Native Peoples of North America

Throughout the year we study indigenous cultures around the world.  The fall presents a good time for studying Native Americans since we are already spending more time outside connecting with the natural world.  Since our school is located on a large property on a section of Waller Creek, we regularly take short hikes in and around the creek bed.  During our study of the native peoples of North America, these hikes took place in the context of foraging, hunting and gathering.  We did not actually hunt any wild animals, but we did find and collect many interesting feathers from birds that spend time in the area.  As regular birdwatchers, we were able to identify the birds to whom these feathers once belonged.

Foraging for interesting natural objects

Feathers from grackles and hawks

We have been studying the many types of dwellings erected throughout North America.  We decided to erect a teepee from a readily available material that grows on the property, bamboo.  We regularly harvest the bamboo for various projects.

Bamboo harvested for the teepee

A student prepares the bamboo

Teepee frame made from bamboo

We also made plans for a model of a pueblo from sticks and clay, which we will make in the next few days.  Our books and posters described various dwellings, from cabins to huts.  We discussed the advantages of different types of dwellings depending on location and lifestyle.

We studied many of the crafts made by people in North America and then made our own versions.  The students always enjoy working with beads.  We talked about the different materials early peoples used for beads, how they made the beads and used them.  We contrasted these materials with the types of materials used for beadwork in our society.  While the beadwork of most Native American artisans is too complex to produce without years of practice, we were able to make  some necklaces and bracelets.  Some of the students chose to incorporate patterns into their work.  We also made pouches and gods eyes (ojos de dios).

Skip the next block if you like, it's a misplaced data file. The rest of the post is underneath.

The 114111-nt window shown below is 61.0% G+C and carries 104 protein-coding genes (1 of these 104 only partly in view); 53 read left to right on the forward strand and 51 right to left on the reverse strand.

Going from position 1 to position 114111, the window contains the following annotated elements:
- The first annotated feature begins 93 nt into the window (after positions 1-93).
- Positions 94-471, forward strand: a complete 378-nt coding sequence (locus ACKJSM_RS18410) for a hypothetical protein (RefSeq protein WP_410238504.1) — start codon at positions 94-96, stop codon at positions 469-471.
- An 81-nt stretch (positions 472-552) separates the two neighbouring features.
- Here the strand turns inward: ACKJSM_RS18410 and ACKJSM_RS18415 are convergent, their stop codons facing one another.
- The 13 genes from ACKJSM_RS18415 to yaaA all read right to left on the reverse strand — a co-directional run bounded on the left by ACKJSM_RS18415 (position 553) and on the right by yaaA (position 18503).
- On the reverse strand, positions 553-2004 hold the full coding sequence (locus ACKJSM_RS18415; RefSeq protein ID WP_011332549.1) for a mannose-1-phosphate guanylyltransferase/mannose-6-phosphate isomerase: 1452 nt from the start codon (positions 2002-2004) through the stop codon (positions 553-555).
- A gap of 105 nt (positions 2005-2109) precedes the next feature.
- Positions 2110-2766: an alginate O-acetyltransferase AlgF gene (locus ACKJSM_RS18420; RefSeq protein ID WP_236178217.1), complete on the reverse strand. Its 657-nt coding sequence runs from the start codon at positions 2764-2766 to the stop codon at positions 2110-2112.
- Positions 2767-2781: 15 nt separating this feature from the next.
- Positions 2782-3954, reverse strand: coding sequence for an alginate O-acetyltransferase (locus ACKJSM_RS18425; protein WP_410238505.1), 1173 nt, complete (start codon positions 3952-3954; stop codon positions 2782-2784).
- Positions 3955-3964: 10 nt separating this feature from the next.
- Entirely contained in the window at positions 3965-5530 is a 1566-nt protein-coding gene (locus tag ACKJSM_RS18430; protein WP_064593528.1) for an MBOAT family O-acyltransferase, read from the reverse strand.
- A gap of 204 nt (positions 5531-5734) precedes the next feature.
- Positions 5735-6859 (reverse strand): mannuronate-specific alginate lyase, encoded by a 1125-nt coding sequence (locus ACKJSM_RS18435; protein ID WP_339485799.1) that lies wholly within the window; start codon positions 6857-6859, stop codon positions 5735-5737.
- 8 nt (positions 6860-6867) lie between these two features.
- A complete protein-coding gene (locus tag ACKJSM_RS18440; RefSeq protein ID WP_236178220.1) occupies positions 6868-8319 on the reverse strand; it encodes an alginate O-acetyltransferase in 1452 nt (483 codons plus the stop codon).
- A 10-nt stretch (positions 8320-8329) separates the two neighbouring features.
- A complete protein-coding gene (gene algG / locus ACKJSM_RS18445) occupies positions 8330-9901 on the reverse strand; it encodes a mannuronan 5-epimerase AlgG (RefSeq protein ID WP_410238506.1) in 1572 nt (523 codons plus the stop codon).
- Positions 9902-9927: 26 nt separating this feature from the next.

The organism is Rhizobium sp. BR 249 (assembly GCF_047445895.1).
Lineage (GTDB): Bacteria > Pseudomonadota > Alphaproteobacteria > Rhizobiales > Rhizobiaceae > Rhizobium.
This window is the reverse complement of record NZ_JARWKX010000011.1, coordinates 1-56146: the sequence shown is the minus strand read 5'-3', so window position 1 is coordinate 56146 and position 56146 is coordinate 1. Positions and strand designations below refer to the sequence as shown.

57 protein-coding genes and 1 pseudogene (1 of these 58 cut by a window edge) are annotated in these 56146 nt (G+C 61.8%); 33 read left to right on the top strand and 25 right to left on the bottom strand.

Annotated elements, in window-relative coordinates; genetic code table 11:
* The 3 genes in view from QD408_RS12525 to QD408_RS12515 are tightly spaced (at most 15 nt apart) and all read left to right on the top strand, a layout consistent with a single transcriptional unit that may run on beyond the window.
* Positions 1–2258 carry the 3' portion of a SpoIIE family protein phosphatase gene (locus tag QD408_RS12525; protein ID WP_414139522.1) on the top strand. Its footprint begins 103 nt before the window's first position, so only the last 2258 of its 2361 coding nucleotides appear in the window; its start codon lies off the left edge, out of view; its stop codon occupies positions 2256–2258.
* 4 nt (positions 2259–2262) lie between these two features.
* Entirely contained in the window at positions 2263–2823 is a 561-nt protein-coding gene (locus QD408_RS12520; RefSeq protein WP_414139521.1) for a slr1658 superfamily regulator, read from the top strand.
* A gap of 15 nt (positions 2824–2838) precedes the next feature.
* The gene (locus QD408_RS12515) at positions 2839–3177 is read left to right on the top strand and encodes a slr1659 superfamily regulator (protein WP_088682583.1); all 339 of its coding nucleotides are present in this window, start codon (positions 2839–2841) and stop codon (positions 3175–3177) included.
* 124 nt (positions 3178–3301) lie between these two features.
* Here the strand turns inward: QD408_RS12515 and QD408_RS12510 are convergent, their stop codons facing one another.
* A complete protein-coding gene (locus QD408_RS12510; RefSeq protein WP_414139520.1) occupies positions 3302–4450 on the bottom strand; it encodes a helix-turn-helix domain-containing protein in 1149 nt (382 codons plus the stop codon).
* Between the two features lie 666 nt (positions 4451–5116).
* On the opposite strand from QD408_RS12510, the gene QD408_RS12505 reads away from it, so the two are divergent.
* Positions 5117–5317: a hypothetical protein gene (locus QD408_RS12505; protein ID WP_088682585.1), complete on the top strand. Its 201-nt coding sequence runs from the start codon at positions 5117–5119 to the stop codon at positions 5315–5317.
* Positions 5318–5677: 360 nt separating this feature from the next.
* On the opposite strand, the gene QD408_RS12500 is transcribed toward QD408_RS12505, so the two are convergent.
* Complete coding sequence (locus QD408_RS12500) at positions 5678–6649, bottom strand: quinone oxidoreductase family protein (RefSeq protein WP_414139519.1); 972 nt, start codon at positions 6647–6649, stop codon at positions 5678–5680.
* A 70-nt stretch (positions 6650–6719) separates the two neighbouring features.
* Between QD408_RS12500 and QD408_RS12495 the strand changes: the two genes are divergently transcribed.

Pouch for gathering special or useful objects

Ojos de Dios

Ojos de Dios

Working with clay is always a good experience for the students.  We made platters and engraved designs into the clay while it was soft.  While the students worked with the clay, we discussed the many forms of pottery made by different groups and how important it was to their daily activities.  In looking at pictures of pottery, we came across many pictures of baskets.  A friend of the school donated several boxes of reeds and basket-weaving designs, so we will be learning about basket weaving in the near future.

Clay pottery

We studied various pictograms and symbols used by some groups of native peoples.  We also made some of our own.  We talked about the advantages of communicating ideas through pictures instead of written words, as well as the limitations.  We put up large pieces of paper on a wall outside so that we could have lots of room to paint the symbols and pictures.

Steve painting pictograms

Painting pictograms outside

Close up of pictogram paintings

The sun and the sky

Between our library and the public library, we amassed quite a collection of books retelling Native American folk tales.  These stories have been the best avenue for discussing different native groups, their beliefs, and how they lived prior to European contact.  The idea of “animal people”, present in most of the stories, resonated with the students.  Coyote, a central character in the stories of the Southwest tribes, was probably our favorite.

 

Tomorrow we will be taking a trip out to McKinney Falls State Park to spend the day hiking.  It will be a wonderful opportunity to spend even more time outside, connecting with the natural world.  And next week, before leaving for our Thanksgiving break, we will be cooking a soup with ingredients native to this continent: beans, squash, corn (known to some groups of Native Americans as the three sisters) and tomatoes.

 

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